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By Aaron Leitch (Khephera)
If Knowledge is an ocean, than the search for it must be an abyss. Perhaps that's the key to the use of the Hebrew word "knowledge" to refer to the gate of the Abyss and the underworld. This is not exactly heartening news for the aspiring novice; especially when facing the overabundance of information presented to him (or her) in bookstores, libraries, and (worst of all) upon the internet. Far from the times of the Dark Ages and the world before the printing press, this is the Information Age and the time of the Information Superhighway. One does not tend to get far in any subject matter without a vehicle of some kind, and this especially refers to the art which we still insist on referring to as "occult" (ie- hidden).
All of the nifty catch-phrases aside, the occult is still very much hidden. This time it's not guarded within dusty old books by dusty old men, but is instead submerged within the millions of megabytes of data available to the seeker. Over and over we see students become lost within- or purposely diverted from- their paths by bad information from less than honest "teachers". Books and other texts aimed at beginners have flooded today's market, all of which will make claims of one kind or another that the beginner has no way of judging as true or false. The internet, in it's turn, is filled with people who will support or warn against any single text or author. None of them will agree, which perhaps isn't surprising since the various beginner's books themselves contradict each other. It is simply astounding that anyone makes it through such a maze.
Perhaps this is as it should be. With such astronomical blockages in place, only those under the direct supervision of their Spiritual Guardians could hope to make it through. It's a weeding-out process that makes sure only the best of the best have a shot. It is the only thing left which allows certain people to feel "elite" within their traditions even after all of their material has long since been published for the world to see and use. The majority will never make it past "Sabrina the Teenaged Witch" or "The Craft". Those who are left will find themselves stuck in endless patterns of what we call "armchair magery"- that is when one studies an abundance of written material, but never succeeds in making a practice of the mass of contradicting information. The very few who pass this barrier will then go on to enjoy varying levels of success- not all of them will become Adepts.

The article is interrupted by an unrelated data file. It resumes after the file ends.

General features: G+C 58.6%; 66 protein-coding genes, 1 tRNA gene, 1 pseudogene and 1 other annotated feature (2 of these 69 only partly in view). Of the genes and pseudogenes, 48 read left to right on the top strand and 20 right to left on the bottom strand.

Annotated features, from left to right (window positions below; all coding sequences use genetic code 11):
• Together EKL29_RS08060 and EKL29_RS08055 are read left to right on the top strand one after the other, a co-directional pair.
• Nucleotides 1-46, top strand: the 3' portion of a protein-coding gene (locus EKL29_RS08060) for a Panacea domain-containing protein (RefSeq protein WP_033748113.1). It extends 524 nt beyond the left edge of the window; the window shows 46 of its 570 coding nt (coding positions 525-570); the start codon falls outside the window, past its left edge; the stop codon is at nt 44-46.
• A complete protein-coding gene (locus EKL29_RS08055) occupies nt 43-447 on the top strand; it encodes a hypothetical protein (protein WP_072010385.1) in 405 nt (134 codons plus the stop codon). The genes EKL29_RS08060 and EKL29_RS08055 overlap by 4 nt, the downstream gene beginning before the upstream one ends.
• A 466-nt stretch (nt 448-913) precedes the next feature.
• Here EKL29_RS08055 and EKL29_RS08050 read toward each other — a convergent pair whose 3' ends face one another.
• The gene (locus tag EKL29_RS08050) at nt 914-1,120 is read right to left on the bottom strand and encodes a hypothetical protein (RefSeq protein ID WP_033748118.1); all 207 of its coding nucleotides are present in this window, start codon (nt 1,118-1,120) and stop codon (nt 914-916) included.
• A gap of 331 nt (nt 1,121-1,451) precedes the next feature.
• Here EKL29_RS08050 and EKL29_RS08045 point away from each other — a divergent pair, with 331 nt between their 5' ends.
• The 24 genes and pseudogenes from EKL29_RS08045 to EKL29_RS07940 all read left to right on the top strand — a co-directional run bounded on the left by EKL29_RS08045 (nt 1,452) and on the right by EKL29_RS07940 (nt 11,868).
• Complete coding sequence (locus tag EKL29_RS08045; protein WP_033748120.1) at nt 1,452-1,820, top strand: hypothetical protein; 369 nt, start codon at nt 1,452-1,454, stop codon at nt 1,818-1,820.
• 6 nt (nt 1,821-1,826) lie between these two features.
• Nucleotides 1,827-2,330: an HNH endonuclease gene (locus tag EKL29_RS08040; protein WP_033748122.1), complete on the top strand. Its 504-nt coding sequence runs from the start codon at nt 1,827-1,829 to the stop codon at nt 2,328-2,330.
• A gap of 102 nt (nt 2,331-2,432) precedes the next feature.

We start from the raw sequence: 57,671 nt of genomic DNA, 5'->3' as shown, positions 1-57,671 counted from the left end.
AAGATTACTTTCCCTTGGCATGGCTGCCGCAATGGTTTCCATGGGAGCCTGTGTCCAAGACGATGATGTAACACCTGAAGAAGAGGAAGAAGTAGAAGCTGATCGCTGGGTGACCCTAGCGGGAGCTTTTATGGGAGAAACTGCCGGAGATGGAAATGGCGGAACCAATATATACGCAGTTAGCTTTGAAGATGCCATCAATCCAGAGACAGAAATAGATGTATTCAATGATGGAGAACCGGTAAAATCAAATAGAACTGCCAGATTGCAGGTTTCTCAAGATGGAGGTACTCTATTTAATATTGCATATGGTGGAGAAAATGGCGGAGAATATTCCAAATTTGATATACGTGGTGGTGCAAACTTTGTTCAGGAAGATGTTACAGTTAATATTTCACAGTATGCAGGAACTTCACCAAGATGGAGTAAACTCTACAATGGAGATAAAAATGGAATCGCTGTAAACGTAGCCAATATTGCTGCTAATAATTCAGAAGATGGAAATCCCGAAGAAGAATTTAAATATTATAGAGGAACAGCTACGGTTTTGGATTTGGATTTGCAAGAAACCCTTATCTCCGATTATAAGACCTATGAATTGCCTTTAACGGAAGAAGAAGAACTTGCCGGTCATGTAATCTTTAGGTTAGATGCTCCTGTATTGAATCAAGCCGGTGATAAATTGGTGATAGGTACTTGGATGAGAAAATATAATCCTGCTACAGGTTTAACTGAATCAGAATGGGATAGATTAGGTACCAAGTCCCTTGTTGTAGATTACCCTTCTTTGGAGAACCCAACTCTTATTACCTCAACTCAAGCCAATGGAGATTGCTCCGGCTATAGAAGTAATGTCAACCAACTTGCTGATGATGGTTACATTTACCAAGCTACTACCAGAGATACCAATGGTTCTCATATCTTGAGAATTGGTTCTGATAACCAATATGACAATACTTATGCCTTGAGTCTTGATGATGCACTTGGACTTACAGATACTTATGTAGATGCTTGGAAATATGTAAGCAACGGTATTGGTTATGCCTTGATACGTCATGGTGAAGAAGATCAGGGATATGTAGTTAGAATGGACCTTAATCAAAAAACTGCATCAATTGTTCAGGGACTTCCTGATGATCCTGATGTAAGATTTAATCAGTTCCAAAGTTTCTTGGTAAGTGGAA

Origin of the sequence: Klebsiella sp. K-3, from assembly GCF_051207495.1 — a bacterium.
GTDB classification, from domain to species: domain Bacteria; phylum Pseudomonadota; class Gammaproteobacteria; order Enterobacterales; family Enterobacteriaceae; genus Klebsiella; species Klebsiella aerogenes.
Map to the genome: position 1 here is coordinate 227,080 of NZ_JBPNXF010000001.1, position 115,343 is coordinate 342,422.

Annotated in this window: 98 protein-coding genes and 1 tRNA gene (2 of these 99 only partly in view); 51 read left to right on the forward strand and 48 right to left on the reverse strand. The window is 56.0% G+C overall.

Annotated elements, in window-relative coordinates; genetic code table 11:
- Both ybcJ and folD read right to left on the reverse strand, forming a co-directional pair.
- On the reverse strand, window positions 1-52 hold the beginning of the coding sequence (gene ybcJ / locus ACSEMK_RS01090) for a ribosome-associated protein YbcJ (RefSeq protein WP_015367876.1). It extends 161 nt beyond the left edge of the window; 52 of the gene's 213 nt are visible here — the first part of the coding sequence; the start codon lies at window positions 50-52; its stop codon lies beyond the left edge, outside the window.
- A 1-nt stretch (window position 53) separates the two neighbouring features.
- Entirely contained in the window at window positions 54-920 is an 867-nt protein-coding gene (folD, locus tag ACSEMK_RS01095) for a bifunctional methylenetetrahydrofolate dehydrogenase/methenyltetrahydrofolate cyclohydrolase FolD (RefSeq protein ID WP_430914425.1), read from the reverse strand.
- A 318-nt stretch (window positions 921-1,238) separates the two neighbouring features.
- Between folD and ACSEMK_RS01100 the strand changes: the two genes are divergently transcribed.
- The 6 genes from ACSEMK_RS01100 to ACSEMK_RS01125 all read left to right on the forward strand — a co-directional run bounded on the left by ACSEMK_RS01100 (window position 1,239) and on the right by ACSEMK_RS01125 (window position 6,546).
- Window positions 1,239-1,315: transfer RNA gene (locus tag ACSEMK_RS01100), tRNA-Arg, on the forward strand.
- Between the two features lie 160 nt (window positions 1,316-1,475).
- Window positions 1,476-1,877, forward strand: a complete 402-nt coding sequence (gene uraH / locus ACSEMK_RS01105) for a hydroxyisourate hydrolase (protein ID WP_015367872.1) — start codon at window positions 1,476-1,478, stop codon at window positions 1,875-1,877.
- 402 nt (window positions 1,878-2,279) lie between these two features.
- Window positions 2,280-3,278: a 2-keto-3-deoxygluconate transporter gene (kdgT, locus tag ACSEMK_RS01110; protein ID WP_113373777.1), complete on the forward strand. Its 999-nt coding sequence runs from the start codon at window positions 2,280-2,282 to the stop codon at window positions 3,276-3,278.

You might feel that I have written the above for the sole purpose of frightening you, and you would be quite right. Don't ever let another tell you that the path you are considering is "easy". If driving on this highway is difficult, then catching a ride on it is nearly impossible. As I mentioned above, today's student of the occult is in desperate need of a vehicle which will aim him (or her) in the correct direction, and thrust him over the obstacles and wrong turns that will constantly present themselves. This series of essays is designed to be just such a vehicle. It is not another beginner's course in magick, nor is it another "Q n A" or an explanation of the "history of magick". This has all been done, and more is being produced as I write these words. Some of these sources will be bogus, and some will be well worth the time, study, and practice (practice, and more practice).
What I am offering here is a guide-book of sorts. A novice's "do and don't" in the realm of the occult. Like all other texts on this subject, it will be agreed with by some, and disagreed with by many. It is, after all, simply the opinions of one simple aspirant who would share his secrets of success with others. It is an attempt to provide you with a way past "Sabrina.", and perhaps even to suggest a bridge or two over the pit of the armchair mage. It will be up to you and your Guardians (as silent as They may be to you at this time) to reject or make use of this text. The very fact that you have stumbled upon it might even be significant.